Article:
New Delhi, India
October 19, 2002
From the Yap Kongsi, we went further into Chinatown- a vast spread of neat houses (many of them `shop houses’, where the owners live above their shops), with red paper lanterns and tiny red altars, in front of each house. Also a part of Chinatown was a very smelly, 200-year old fish market, and what must rank as one of Penang’s greatest attractions, the stunning clanhouse of Khoo Kongsi.
Beyond Khoo Kongsi, we went past the gaudily-painted, plaster-idol decorated façade of the Sri MariammanHindu temple and then stopped over to walk down to the jetty. The fishermen’s houses are wooden and extend over the sea, standing atop stilts- each with the customary red altar in front. We made our way on a wooden-plank paved `street’ down to the end of the pier, from where one can look across the sea to Butterworth, and further away, Langkawi. On our way back from the jetty we stopped at the red-roofed, very ornate Temple to the Goddess of Mercy, Kwan Yin. This deity’s very popular, and the temple was full of people kneeling before the idol, waving joss-sticks and praying. Huge red incense burners smouldered in the front courtyard, and the entire temple was filled with clouds of smoke. The Temple to Kwan Yin (who is believed to bestow everything from prosperity to good health and offspring) is Penang’s oldest temple- it dates back to 1800.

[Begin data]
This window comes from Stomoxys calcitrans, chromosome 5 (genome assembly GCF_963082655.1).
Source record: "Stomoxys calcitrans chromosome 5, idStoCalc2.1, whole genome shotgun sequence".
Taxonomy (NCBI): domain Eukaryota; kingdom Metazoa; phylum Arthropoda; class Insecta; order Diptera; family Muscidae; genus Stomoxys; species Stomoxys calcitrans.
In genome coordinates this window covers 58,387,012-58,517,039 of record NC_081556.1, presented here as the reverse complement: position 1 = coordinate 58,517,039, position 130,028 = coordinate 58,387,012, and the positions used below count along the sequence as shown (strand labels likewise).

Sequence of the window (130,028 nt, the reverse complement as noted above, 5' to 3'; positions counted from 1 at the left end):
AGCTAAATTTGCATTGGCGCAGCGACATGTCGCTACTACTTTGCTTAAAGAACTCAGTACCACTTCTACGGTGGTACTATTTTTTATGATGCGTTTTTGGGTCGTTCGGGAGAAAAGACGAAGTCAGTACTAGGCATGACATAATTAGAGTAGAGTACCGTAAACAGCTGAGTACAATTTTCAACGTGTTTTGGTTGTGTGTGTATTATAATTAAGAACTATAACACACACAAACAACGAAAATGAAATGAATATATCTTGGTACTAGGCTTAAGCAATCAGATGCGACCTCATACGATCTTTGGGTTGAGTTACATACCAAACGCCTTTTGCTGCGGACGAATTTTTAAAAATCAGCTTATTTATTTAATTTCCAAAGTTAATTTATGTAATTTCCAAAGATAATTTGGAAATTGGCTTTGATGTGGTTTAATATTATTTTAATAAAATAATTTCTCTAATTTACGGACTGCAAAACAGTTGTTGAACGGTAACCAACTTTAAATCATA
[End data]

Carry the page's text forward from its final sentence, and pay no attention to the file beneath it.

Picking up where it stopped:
From the temple of Kwan Yin, we made our way into the heart of Georgetown, beyond Chinatown and on to Fort Cornwallis, largely built by Francis Light and named after the Governor-General of India (talk of sucking up to the boss?!). The fort was a disappointment- nearly all of it is gone- all that’s left is a few outlying walls and a large expanse of grass. They’ve tried whitewashing walls and plastering whatever’s falling apart, so it doesn’t look even vaguely historic.
Also part of the trishaw ride around town was a visit to the delightful Penang Museum- a very interesting collection of artefacts and the very `Indian’ Benggali Masjid.
On the whole, time well spent- and a great way of seeing Penang- especially Chinatown!
From journal The Chinese side of Penang